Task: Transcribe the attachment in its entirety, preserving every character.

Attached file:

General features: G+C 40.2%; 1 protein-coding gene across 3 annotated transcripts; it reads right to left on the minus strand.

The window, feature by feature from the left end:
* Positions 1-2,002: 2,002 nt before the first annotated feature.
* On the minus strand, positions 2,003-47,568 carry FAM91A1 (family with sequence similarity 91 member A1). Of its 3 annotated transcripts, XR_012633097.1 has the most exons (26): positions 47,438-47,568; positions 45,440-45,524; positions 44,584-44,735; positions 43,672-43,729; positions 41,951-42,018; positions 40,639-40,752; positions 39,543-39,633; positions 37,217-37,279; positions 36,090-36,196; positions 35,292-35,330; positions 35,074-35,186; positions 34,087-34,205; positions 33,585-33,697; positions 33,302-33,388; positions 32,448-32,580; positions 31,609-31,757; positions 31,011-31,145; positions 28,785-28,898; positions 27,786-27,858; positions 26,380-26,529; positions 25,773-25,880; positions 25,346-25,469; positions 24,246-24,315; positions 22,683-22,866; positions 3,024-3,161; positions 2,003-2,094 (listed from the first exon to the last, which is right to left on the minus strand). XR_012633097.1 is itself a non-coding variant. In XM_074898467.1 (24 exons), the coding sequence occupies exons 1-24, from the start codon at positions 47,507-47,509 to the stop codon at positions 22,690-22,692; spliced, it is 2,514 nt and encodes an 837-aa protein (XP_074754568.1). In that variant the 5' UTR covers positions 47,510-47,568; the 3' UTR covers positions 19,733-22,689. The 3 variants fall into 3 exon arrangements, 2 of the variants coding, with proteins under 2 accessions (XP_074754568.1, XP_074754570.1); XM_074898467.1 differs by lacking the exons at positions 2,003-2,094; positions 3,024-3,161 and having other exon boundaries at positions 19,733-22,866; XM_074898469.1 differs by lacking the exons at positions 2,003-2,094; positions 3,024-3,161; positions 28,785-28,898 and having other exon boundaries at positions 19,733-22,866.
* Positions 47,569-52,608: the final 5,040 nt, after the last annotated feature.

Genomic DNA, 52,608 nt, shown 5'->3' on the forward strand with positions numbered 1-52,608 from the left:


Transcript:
General features: G+C 40.2%; 1 protein-coding gene across 3 annotated transcripts; it reads right to left on the minus strand.

The window, feature by feature from the left end:
* Positions 1-2,002: 2,002 nt before the first annotated feature.
* On the minus strand, positions 2,003-47,568 carry FAM91A1 (family with sequence similarity 91 member A1). Of its 3 annotated transcripts, XR_012633097.1 has the most exons (26): positions 47,438-47,568; positions 45,440-45,524; positions 44,584-44,735; positions 43,672-43,729; positions 41,951-42,018; positions 40,639-40,752; positions 39,543-39,633; positions 37,217-37,279; positions 36,090-36,196; positions 35,292-35,330; positions 35,074-35,186; positions 34,087-34,205; positions 33,585-33,697; positions 33,302-33,388; positions 32,448-32,580; positions 31,609-31,757; positions 31,011-31,145; positions 28,785-28,898; positions 27,786-27,858; positions 26,380-26,529; positions 25,773-25,880; positions 25,346-25,469; positions 24,246-24,315; positions 22,683-22,866; positions 3,024-3,161; positions 2,003-2,094 (listed from the first exon to the last, which is right to left on the minus strand). XR_012633097.1 is itself a non-coding variant. In XM_074898467.1 (24 exons), the coding sequence occupies exons 1-24, from the start codon at positions 47,507-47,509 to the stop codon at positions 22,690-22,692; spliced, it is 2,514 nt and encodes an 837-aa protein (XP_074754568.1). In that variant the 5' UTR covers positions 47,510-47,568; the 3' UTR covers positions 19,733-22,689. The 3 variants fall into 3 exon arrangements, 2 of the variants coding, with proteins under 2 accessions (XP_074754568.1, XP_074754570.1); XM_074898467.1 differs by lacking the exons at positions 2,003-2,094; positions 3,024-3,161 and having other exon boundaries at positions 19,733-22,866; XM_074898469.1 differs by lacking the exons at positions 2,003-2,094; positions 3,024-3,161; positions 28,785-28,898 and having other exon boundaries at positions 19,733-22,866.
* Positions 47,569-52,608: the final 5,040 nt, after the last annotated feature.

Genomic DNA, 52,608 nt, shown 5'->3' on the forward strand with positions numbered 1-52,608 from the left: